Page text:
This geriatric comedy hybrid of ‘The Bucket List’ and ‘The Hangover’ takes no risks and lightly shuffles from scene to scene.
In short: Four elderly, lifelong friends (Robert De Niro, Morgan Freeman, Kevin Kline and Michael Douglas) reunite in Las Vegas for a ‘wild’ weekend when one of them gets engaged. (watch the trailer)
It’s obvious the film’s title was brainstormed first, then a ‘story’ was reverse-engineered to legitimize the corny title.
The one-sheet poster alone – packed with four well-known stars – will likely attract some faction of undiscriminating moviegoers. ‘Last Vegas’ isn’t necessarily a horrible movie – but everything about it is very safe. And in trying to be safe, ‘Last Vegas’ ends up being a very vanilla comedy rife with plenty of easy/unearned chuckles.
A large percentage of the jokes fall into one of two buckets: ‘gee, aren’t these guys old?’ or ‘gee, aren’t all these whipper snappers around these old guys NOT old?’ Prepare for a wealth of punchlines involving naps, hemorrhoids, Cialis and old men running/shuffling. This might as well be a film about four very confused aliens dropped right onto the Vegas Strip.
In its least subtle moment, one scene takes place in a graveyard for signs of old, defunct Vegas hotels. Dropping these older characters into a mausoleum of Vegas’s “good old days,” as they recall better days gone by, is heavy-handed.
Although ‘Last Vegas’ is theoretically about four friends partying in Sin City, the film feels like two different stories. De Niro and Douglas have a mildly dramatic story arch involving a decades old rivalry, while Freeman and Kline star in a decidedly lighter ‘old people’ comedy. Freeman and Kline spend most of the film partying or trying to get laid, while De Niro and Douglas barely crack a genuine smile as they shuffle about Vegas.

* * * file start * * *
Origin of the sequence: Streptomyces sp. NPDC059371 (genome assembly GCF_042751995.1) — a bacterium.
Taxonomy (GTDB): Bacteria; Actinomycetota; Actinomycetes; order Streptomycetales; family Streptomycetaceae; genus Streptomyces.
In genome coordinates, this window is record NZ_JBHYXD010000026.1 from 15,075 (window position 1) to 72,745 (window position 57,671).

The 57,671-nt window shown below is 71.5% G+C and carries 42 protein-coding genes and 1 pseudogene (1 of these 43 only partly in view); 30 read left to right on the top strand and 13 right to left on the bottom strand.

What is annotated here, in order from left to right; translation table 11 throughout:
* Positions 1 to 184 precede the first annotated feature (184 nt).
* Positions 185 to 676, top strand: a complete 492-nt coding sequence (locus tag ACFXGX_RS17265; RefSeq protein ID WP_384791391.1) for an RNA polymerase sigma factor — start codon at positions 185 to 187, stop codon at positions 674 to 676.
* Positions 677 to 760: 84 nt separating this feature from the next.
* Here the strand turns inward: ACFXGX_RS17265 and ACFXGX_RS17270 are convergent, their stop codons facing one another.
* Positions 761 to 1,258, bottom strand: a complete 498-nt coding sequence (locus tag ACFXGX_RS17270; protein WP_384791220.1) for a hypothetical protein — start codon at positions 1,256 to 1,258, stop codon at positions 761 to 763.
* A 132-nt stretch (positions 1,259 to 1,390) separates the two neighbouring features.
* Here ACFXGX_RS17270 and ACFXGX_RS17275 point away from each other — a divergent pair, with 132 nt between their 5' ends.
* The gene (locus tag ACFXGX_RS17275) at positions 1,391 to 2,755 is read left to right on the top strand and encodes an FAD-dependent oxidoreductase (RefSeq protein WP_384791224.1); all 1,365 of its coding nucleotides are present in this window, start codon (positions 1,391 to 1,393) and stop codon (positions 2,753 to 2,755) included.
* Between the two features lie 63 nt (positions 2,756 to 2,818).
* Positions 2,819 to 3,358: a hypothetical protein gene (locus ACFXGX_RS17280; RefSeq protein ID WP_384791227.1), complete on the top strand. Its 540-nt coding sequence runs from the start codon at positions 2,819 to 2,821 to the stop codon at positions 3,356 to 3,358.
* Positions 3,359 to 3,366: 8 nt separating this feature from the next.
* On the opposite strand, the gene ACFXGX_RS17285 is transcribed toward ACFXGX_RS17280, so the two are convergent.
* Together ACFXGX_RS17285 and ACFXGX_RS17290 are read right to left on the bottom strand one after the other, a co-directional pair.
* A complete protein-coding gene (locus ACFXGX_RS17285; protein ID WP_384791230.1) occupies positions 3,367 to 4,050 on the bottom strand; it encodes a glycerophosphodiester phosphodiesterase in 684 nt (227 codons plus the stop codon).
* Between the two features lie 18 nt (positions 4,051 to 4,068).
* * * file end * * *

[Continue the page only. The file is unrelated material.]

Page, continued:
The problem with these two stories one is ‘sort of’ dramatic and the other is ‘sort of’ a party flick starring elderly folk. Neither story is a sharp, committed take on its tone.
In addition to stale jokes and lazy story arcs, the greatest sin of ‘Last Vegas’ is it defuses every single point of conflict. Each of the four main characters deals with some internal or external conflict. But when each main character confronts their conflict, the other character – be it a much younger thug or an overprotective family member – simply rolls over. There’s no back and forth – conflicts that last the entire length of the film simply and suddenly evaporate in the most unsatisfying manner.
Even light comedies can present light conflicts that have some degree of dramatic interaction – ‘Last Vegas’ opts to take the easy way out and chooses to be a movie of little significance.
Final verdict: “Last Vegas” is the a movie grandma will get a kick out of seeing. It’s harmless, mild humor is pleasant, but the combination of de-fanged drama, crusty jokes and uneven stories make this is overly safe, conservative comedy with as much bite as a old person sans dentures.